2*[N2O5(g)  NO2 (g)  NO3 (g) ]
                                        k 1
                                 k2
                 NO3(g) +NO2(g)   NO 2 (g)  NO(g)  O2 (g)           Slow
                                  
                                   k3
                         NO3 + NO   2NO 2 (g)                         Fast
                                    
                                    k obs
                          2N2O5(g)   4NO 2 (g)  O2 (g)
                                       
 Use steady state approximation. at “equilibrium” rates of forward and
  reverse reactions are same. Use to eliminate intermediates from rate law
  equations.
                     R1  R1                                  k 1 [N2O5 ]                    8–13
                                                    [NO3 ] 
           k 1 [N2O5 ]  k 1[NO 2 ][NO3 ]     or              k 1 [NO 2 ]


John A. Schreifels                                                                Chapter 14-13
Chemistry 212
    Reaction Rates and Temperature: The Arrhenius
                      Equation
•    Rate (rate constant) increases exponentially with temperature.
•    Collision theory indicates collisions every 109s – 1010s at 25°C and 1
     atm.
     i.e. only a small fraction of the colliding molecules actually react.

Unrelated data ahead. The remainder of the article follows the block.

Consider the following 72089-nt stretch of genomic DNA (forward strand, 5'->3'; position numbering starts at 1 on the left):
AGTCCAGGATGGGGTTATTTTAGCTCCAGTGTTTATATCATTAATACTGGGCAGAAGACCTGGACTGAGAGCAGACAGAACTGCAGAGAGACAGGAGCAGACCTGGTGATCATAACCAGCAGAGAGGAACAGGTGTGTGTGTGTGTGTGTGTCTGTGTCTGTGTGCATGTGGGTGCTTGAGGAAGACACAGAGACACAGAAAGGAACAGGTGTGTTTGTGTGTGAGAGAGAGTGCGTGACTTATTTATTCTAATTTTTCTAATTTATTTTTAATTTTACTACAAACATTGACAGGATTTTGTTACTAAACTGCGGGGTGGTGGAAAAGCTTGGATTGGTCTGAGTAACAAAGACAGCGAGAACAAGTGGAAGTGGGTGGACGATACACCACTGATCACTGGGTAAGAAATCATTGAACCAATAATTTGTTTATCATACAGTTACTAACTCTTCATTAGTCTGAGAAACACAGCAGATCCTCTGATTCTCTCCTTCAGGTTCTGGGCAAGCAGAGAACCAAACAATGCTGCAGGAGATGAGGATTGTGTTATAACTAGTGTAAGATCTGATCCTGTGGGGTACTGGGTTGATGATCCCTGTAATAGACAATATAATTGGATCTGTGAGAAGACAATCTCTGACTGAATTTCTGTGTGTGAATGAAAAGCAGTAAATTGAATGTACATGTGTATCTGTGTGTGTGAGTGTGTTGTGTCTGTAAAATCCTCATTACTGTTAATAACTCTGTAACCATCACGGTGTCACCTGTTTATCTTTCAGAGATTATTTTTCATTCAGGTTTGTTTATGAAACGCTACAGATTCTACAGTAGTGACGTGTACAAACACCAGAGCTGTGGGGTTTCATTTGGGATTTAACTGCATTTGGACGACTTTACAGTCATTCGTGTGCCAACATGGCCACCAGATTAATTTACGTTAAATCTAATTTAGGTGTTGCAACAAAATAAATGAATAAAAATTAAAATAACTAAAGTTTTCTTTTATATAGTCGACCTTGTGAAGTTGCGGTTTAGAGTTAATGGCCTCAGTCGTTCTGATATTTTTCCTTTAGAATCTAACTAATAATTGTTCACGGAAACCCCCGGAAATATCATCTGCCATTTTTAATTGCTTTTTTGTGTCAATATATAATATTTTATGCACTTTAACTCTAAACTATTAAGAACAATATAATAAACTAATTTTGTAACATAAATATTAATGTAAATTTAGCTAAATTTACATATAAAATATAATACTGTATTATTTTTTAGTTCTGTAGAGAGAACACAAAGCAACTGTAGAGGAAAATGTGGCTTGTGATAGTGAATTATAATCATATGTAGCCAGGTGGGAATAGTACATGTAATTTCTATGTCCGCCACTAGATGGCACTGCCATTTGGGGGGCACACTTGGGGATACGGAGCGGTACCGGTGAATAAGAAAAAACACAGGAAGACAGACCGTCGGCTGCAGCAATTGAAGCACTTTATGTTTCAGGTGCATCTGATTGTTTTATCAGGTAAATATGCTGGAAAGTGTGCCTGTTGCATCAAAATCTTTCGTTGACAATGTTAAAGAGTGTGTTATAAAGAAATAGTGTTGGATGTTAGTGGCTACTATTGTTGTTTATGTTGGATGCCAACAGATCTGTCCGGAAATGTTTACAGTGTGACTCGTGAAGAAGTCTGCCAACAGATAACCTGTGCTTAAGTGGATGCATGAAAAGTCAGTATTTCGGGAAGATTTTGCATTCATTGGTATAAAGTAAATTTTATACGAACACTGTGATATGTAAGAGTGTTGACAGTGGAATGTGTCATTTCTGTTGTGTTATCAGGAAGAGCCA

•    Collision theory assumes:
      – Reaction can only occur if collision takes place.
      – Colliding molecules must have correct orientation and energy.
      – Collision rate is directing proportional to the concentration of colliding
         particles.
      A + B  Products; Rc = Z[A][B]
      2A + B  Products; Rc = Z[A]2[B], etc.
•    Only a fraction of the molecules, p (“steric factor”), have correct
     orientation; multiply collision rate by p.
•    Particle must have enough energy. Fraction of those with correct
     energy follows Boltzmann equation f  e E a / RT where Ea = activation
     energy, R = gas constant and T = temp. (Kelvin scale only please).      8–14
•    This gives: k = Zpf

John A. Schreifels                                                          Chapter 14-14
Chemistry 212
                     Transition State Theory

• Explains the reaction resulting from the collision of molecules to
  form an activated complex.
• Activated complex is unstable and can break to form product.




         Exothermic Reaction              Endothermic Reaction         8–15




John A. Schreifels                                        Chapter 14-15
Chemistry 212
                         The Arrhenius Equation
•     Summary:                     E        where A = frequency factor.
                      k  A exp   a 
                                   RT 
•     Linear form: .                E                                        Arrhenius Plot
                       ln k  ln A  a                                    -5
                                    RT
•     Plot ln k vs. 1/T; the slope gives Ea/R.
                                                                          -6
      E.g. determine the activation energy for the decomposition of N2O5 from the




                                                                       ln k
      temperature dependence of the rate constant.
         k, s1
                                                                          -7
                                     Temp., °C               Temp., K